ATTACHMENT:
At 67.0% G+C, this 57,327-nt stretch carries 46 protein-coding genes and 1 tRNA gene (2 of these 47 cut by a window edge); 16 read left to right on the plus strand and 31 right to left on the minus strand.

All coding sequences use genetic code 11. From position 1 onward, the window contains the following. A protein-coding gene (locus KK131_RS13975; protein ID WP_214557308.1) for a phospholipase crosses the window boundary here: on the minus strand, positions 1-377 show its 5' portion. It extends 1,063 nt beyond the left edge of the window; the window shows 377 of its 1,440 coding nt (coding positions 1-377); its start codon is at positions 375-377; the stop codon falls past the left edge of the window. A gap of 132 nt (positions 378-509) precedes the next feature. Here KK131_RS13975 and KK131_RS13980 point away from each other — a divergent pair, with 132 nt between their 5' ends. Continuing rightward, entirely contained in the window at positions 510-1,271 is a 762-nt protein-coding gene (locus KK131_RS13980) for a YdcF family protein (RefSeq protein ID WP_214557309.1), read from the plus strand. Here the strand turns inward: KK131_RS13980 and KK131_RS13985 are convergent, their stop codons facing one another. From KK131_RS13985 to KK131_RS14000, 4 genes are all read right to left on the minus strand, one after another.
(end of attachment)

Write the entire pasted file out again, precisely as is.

At 67.0% G+C, this 57,327-nt stretch carries 46 protein-coding genes and 1 tRNA gene (2 of these 47 cut by a window edge); 16 read left to right on the plus strand and 31 right to left on the minus strand.

All coding sequences use genetic code 11. From position 1 onward, the window contains the following. A protein-coding gene (locus KK131_RS13975; protein ID WP_214557308.1) for a phospholipase crosses the window boundary here: on the minus strand, positions 1-377 show its 5' portion. It extends 1,063 nt beyond the left edge of the window; the window shows 377 of its 1,440 coding nt (coding positions 1-377); its start codon is at positions 375-377; the stop codon falls past the left edge of the window. A gap of 132 nt (positions 378-509) precedes the next feature. Here KK131_RS13975 and KK131_RS13980 point away from each other — a divergent pair, with 132 nt between their 5' ends. Continuing rightward, entirely contained in the window at positions 510-1,271 is a 762-nt protein-coding gene (locus KK131_RS13980) for a YdcF family protein (RefSeq protein ID WP_214557309.1), read from the plus strand. Here the strand turns inward: KK131_RS13980 and KK131_RS13985 are convergent, their stop codons facing one another. From KK131_RS13985 to KK131_RS14000, 4 genes are all read right to left on the minus strand, one after another.